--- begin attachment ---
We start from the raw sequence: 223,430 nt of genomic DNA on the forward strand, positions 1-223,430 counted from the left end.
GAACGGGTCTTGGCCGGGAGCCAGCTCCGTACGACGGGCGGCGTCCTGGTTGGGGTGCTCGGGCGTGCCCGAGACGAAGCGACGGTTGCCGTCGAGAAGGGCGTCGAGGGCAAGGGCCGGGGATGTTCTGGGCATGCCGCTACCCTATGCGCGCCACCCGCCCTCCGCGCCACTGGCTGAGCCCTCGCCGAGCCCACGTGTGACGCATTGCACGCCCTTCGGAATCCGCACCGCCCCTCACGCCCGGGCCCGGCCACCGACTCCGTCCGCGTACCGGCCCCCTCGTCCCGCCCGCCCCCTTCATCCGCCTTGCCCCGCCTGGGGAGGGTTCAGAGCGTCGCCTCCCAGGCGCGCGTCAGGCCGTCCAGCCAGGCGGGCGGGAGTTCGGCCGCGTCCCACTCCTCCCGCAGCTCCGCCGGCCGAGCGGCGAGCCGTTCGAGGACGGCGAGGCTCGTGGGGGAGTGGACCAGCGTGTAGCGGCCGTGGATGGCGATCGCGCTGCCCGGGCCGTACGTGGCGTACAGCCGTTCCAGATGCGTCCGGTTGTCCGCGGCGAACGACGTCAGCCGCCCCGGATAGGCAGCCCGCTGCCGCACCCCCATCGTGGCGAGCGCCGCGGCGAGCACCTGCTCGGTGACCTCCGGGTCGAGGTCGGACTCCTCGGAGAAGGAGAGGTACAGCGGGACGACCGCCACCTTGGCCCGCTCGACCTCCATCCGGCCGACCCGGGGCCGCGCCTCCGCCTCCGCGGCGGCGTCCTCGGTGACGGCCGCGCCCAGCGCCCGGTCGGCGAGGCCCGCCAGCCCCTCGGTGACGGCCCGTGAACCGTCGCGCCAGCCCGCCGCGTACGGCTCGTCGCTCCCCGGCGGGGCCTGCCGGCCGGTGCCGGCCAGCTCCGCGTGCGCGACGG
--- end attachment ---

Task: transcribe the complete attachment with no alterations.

We start from the raw sequence: 223,430 nt of genomic DNA on the forward strand, positions 1-223,430 counted from the left end.
GAACGGGTCTTGGCCGGGAGCCAGCTCCGTACGACGGGCGGCGTCCTGGTTGGGGTGCTCGGGCGTGCCCGAGACGAAGCGACGGTTGCCGTCGAGAAGGGCGTCGAGGGCAAGGGCCGGGGATGTTCTGGGCATGCCGCTACCCTATGCGCGCCACCCGCCCTCCGCGCCACTGGCTGAGCCCTCGCCGAGCCCACGTGTGACGCATTGCACGCCCTTCGGAATCCGCACCGCCCCTCACGCCCGGGCCCGGCCACCGACTCCGTCCGCGTACCGGCCCCCTCGTCCCGCCCGCCCCCTTCATCCGCCTTGCCCCGCCTGGGGAGGGTTCAGAGCGTCGCCTCCCAGGCGCGCGTCAGGCCGTCCAGCCAGGCGGGCGGGAGTTCGGCCGCGTCCCACTCCTCCCGCAGCTCCGCCGGCCGAGCGGCGAGCCGTTCGAGGACGGCGAGGCTCGTGGGGGAGTGGACCAGCGTGTAGCGGCCGTGGATGGCGATCGCGCTGCCCGGGCCGTACGTGGCGTACAGCCGTTCCAGATGCGTCCGGTTGTCCGCGGCGAACGACGTCAGCCGCCCCGGATAGGCAGCCCGCTGCCGCACCCCCATCGTGGCGAGCGCCGCGGCGAGCACCTGCTCGGTGACCTCCGGGTCGAGGTCGGACTCCTCGGAGAAGGAGAGGTACAGCGGGACGACCGCCACCTTGGCCCGCTCGACCTCCATCCGGCCGACCCGGGGCCGCGCCTCCGCCTCCGCGGCGGCGTCCTCGGTGACGGCCGCGCCCAGCGCCCGGTCGGCGAGGCCCGCCAGCCCCTCGGTGACGGCCCGTGAACCGTCGCGCCAGCCCGCCGCGTACGGCTCGTCGCTCCCCGGCGGGGCCTGCCGGCCGGTGCCGGCCAGCTCCGCGTGCGCGACGG